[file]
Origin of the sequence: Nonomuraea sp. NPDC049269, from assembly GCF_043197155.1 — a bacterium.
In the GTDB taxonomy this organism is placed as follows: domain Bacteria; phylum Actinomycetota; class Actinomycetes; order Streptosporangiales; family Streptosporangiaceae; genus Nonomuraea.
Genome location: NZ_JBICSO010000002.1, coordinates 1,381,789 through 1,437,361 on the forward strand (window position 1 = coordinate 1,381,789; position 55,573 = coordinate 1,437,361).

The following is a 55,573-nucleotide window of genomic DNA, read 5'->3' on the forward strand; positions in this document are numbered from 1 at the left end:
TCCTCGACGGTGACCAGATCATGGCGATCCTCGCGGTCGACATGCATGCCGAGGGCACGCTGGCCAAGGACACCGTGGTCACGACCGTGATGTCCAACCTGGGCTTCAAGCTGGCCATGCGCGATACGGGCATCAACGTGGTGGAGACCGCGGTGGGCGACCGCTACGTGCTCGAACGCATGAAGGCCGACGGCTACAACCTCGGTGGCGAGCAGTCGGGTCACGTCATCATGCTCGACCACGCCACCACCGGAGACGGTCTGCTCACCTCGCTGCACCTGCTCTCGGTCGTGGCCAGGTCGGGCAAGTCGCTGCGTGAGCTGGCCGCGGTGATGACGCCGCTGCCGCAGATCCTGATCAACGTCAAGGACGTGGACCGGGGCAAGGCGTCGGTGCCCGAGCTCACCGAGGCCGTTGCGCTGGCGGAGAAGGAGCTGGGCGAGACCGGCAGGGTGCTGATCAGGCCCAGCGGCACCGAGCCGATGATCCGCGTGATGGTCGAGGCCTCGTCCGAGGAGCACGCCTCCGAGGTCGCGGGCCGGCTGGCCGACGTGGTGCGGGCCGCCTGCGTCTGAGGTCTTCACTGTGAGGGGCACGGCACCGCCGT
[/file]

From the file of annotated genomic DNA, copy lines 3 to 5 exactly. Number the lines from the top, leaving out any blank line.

Genome location: NZ_JBICSO010000002.1, coordinates 1,381,789 through 1,437,361 on the forward strand (window position 1 = coordinate 1,381,789; position 55,573 = coordinate 1,437,361).

The following is a 55,573-nucleotide window of genomic DNA, read 5'->3' on the forward strand; positions in this document are numbered from 1 at the left end:
TCCTCGACGGTGACCAGATCATGGCGATCCTCGCGGTCGACATGCATGCCGAGGGCACGCTGGCCAAGGACACCGTGGTCACGACCGTGATGTCCAACCTGGGCTTCAAGCTGGCCATGCGCGATACGGGCATCAACGTGGTGGAGACCGCGGTGGGCGACCGCTACGTGCTCGAACGCATGAAGGCCGACGGCTACAACCTCGGTGGCGAGCAGTCGGGTCACGTCATCATGCTCGACCACGCCACCACCGGAGACGGTCTGCTCACCTCGCTGCACCTGCTCTCGGTCGTGGCCAGGTCGGGCAAGTCGCTGCGTGAGCTGGCCGCGGTGATGACGCCGCTGCCGCAGATCCTGATCAACGTCAAGGACGTGGACCGGGGCAAGGCGTCGGTGCCCGAGCTCACCGAGGCCGTTGCGCTGGCGGAGAAGGAGCTGGGCGAGACCGGCAGGGTGCTGATCAGGCCCAGCGGCACCGAGCCGATGATCCGCGTGATGGTCGAGGCCTCGTCCGAGGAGCACGCCTCCGAGGTCGCGGGCCGGCTGGCCGACGTGGTGCGGGCCGCCTGCGTCTGAGGTCTTCACTGTGAGGGGCACGGCACCGCCGT